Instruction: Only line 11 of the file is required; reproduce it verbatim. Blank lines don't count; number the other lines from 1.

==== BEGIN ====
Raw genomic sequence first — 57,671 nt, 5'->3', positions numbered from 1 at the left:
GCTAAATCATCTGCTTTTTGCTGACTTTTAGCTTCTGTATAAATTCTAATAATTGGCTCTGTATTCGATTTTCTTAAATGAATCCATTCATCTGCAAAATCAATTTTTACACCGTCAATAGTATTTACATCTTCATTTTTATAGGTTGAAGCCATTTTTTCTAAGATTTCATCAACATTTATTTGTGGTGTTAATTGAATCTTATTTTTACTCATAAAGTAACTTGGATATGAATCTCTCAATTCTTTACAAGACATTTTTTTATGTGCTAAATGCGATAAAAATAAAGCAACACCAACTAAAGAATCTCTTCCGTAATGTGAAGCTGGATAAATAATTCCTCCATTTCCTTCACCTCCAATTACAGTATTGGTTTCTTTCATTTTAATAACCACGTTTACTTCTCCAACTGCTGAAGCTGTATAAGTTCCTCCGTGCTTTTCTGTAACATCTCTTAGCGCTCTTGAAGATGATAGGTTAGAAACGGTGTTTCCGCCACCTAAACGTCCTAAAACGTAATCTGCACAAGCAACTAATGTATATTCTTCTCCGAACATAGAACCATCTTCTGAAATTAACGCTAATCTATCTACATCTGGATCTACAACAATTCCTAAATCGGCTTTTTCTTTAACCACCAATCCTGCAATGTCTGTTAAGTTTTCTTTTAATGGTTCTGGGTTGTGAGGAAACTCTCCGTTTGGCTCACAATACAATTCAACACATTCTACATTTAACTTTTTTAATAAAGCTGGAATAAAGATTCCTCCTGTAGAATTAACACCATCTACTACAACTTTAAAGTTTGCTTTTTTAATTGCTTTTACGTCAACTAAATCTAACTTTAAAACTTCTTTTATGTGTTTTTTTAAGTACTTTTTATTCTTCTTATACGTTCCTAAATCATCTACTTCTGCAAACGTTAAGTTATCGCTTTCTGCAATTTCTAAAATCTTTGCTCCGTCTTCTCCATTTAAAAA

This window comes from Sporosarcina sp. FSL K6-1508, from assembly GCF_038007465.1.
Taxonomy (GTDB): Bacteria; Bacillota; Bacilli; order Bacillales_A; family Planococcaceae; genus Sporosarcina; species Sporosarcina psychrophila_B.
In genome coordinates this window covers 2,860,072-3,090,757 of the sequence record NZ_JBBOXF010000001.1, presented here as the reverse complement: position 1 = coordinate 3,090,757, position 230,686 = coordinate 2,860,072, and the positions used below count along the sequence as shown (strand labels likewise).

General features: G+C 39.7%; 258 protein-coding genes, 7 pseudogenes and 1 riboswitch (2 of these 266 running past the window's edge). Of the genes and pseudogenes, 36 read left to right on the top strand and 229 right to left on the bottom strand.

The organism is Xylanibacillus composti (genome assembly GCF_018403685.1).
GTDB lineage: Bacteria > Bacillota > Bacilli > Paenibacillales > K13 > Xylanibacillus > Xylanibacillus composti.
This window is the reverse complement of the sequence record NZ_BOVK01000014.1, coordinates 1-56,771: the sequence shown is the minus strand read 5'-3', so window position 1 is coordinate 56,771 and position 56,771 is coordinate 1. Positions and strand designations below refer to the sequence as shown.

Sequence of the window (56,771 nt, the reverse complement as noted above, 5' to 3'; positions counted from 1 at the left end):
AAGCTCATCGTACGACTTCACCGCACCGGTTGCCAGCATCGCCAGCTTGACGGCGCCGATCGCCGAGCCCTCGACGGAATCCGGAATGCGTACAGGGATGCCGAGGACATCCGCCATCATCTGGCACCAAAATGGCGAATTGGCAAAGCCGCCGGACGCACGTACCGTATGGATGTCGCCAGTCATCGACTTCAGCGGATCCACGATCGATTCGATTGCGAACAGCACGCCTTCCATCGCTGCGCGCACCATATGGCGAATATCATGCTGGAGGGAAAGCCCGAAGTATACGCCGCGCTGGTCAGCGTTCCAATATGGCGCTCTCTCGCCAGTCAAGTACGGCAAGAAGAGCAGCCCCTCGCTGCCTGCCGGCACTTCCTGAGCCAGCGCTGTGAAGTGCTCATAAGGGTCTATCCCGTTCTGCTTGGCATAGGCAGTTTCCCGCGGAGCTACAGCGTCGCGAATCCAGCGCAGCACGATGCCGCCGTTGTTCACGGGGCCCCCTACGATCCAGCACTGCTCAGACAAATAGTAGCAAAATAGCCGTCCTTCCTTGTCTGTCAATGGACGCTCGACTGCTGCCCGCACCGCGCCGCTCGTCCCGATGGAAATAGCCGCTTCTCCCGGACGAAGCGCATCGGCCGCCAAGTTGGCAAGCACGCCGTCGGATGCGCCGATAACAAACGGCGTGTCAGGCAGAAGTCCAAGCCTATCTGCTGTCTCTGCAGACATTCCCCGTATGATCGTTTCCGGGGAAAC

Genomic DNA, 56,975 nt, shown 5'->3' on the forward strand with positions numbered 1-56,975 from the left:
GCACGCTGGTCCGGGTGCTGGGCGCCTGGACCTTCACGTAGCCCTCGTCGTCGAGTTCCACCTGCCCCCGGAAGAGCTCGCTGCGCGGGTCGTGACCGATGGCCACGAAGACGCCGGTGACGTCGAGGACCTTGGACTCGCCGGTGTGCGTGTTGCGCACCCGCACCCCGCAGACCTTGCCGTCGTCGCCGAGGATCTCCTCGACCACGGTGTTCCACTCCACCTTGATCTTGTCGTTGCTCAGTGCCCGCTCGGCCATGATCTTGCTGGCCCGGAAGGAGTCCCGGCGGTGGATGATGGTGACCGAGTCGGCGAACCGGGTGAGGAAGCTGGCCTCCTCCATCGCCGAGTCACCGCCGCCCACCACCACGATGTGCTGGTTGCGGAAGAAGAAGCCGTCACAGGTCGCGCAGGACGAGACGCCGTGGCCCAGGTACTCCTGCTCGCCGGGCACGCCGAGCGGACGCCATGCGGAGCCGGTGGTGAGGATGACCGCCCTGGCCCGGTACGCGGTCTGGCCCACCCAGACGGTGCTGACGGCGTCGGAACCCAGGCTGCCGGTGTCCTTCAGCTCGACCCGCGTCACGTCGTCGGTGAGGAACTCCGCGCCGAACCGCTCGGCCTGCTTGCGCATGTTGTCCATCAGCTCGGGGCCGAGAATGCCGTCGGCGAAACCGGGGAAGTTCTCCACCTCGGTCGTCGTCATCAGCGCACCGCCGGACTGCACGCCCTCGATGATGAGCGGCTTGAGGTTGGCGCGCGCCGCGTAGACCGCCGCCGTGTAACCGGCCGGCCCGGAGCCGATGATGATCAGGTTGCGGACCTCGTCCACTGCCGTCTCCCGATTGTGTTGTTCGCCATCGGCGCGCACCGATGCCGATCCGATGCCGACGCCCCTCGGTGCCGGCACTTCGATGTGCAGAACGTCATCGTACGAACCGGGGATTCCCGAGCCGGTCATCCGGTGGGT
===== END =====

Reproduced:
AAGCTCATCGTACGACTTCACCGCACCGGTTGCCAGCATCGCCAGCTTGACGGCGCCGATCGCCGAGCCCTCGACGGAATCCGGAATGCGTACAGGGATGCCGAGGACATCCGCCATCATCTGGCACCAAAATGGCGAATTGGCAAAGCCGCCGGACGCACGTACCGTATGGATGTCGCCAGTCATCGACTTCAGCGGATCCACGATCGATTCGATTGCGAACAGCACGCCTTCCATCGCTGCGCGCACCATATGGCGAATATCATGCTGGAGGGAAAGCCCGAAGTATACGCCGCGCTGGTCAGCGTTCCAATATGGCGCTCTCTCGCCAGTCAAGTACGGCAAGAAGAGCAGCCCCTCGCTGCCTGCCGGCACTTCCTGAGCCAGCGCTGTGAAGTGCTCATAAGGGTCTATCCCGTTCTGCTTGGCATAGGCAGTTTCCCGCGGAGCTACAGCGTCGCGAATCCAGCGCAGCACGATGCCGCCGTTGTTCACGGGGCCCCCTACGATCCAGCACTGCTCAGACAAATAGTAGCAAAATAGCCGTCCTTCCTTGTCTGTCAATGGACGCTCGACTGCTGCCCGCACCGCGCCGCTCGTCCCGATGGAAATAGCCGCTTCTCCCGGACGAAGCGCATCGGCCGCCAAGTTGGCAAGCACGCCGTCGGATGCGCCGATAACAAACGGCGTGTCAGGCAGAAGTCCAAGCCTATCTGCTGTCTCTGCAGACATTCCCCGTATGATCGTTTCCGGGGAAAC